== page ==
Stay positive and believe in yourself and you can fight through any situation.  Take the time to think before you act.  Seems simple- but we can be so impulsive and ruled by emotion.  Ask for advice if you are unsure.  Sleep on really tough decisions.  Don’t take unnecessary risks. Your integrity is a priceless jewel- don’t risk it.  And in the end, If you mess up or things go badly, take responsibility for the outcome.  This is not always easy but you will be better for it!

So what do you think? Are we living in an age of no responsibility? Do you think we need to own up to our failures and mistakes? Please let me know by pressing “Leave a Comment” and let me know what you think!

                    

Your Fooling Yourself!

Do we deceive ourselves into thinking that we ARE what we are NOT?

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The mind has a way of legitimizing and reinforcing our behavior. We think that our motivations are pure. We are acting in a righteous way.  For others.  Not ourselves.  We are selfless.  But is this really true?

We also have a way of running an interior narrative that reinforces this reality.  We can truly convince ourselves that we value something when the facts actually completely contradict this belief.  The complete opposite of what we think.

The difference is reality and reality is found in action. We will DO what is important to us.  You can’t fool action.  You can tell people that you value or care about something, but what are you doing about it?  If you are not acting it’s just talk.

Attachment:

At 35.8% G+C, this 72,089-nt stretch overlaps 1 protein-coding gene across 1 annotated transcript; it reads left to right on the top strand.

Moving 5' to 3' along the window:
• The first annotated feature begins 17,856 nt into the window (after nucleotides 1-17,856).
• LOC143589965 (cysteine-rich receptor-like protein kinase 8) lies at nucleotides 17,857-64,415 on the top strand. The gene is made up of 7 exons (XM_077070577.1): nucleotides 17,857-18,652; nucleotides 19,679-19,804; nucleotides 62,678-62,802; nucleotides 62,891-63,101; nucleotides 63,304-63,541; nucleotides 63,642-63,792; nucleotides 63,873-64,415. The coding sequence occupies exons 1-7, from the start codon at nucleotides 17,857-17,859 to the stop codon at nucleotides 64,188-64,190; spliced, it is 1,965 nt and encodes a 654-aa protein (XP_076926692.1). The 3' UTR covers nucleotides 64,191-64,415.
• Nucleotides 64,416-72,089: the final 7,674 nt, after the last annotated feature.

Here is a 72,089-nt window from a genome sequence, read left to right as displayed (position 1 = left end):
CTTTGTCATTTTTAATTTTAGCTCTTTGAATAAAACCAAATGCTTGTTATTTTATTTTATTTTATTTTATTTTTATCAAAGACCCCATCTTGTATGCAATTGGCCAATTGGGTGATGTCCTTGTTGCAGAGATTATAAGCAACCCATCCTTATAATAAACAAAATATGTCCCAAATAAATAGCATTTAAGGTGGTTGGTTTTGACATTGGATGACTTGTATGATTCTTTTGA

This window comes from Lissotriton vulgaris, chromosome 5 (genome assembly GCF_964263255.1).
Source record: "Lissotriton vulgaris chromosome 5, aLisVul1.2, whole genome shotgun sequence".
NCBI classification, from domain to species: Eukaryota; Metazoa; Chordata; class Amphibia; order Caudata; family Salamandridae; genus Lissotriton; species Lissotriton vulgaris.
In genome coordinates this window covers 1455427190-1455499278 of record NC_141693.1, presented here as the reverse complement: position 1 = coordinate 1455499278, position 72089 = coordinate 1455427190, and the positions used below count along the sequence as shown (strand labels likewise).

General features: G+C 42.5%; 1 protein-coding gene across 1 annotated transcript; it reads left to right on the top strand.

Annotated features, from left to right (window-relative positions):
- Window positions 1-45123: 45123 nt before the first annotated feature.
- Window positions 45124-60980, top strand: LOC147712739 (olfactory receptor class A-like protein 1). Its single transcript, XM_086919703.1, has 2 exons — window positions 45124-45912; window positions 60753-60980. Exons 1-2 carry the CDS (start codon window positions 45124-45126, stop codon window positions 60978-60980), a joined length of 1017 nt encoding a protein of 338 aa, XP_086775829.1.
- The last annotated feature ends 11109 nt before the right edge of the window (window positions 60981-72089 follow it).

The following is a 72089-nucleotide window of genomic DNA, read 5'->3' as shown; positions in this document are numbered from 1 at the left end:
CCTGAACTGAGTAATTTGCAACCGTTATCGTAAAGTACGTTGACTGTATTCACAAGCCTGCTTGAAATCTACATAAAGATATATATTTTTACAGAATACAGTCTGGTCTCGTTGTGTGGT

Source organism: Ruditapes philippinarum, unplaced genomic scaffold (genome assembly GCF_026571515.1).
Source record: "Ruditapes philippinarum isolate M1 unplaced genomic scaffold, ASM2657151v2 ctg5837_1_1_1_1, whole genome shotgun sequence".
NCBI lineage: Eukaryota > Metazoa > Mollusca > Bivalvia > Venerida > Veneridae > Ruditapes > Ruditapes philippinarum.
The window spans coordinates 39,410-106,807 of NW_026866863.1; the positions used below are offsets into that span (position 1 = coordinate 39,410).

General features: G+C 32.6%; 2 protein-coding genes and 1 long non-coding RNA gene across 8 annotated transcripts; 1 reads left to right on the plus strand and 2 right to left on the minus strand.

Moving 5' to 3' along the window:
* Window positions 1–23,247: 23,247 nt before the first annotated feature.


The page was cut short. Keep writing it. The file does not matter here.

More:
Folks run their mouths about helping the poor and donate absolutely nothing. The environmentalist drives a Suburban. The wife says she loves her husband but spends more time talking to her girlfriends and keeping up her super mom image. The husband who says he is a devoted dad but spends his weekends playing golf.

Examine your action VERY carefully.  What do you do?  What are your actions?  Day in day out, what is your true motivation?  You may disguise it as altruist, charitable, for others- but is it really?  Often, its really all about you and what you truly care about.

The way that you look to others.
Your image.
Your reputation with others.

There is a passage in the Bible that talks about praying loudly on the corner and praying silently in a private place.  The public display is all about you.  You have received your reward.  The private display is the only pure motivation.

Is your action about the return?  Even what looks charitable or caring?  What I GET for my GIVE.  Will I get something in return for my actions?  Will people think i’m just so amazing for what I did?

You can fool yourself into thinking all of your actions are for others.  Pump yourself up. But you are lying to yourself.  Examine yourself closely.  Are you doing it for your image? Or for your pride!

Do it in private.  Do it for someone who doesn’t think you are amazing.  Do it for someone who doesn’t even show ANY appreciation for it.

If not- you might be simply fooling yourself!

So what do you think?  Do we tell ourselves a story that may be completely false?  Can we truly fool ourself?  Click on “Leave a Comment and tell me what you think!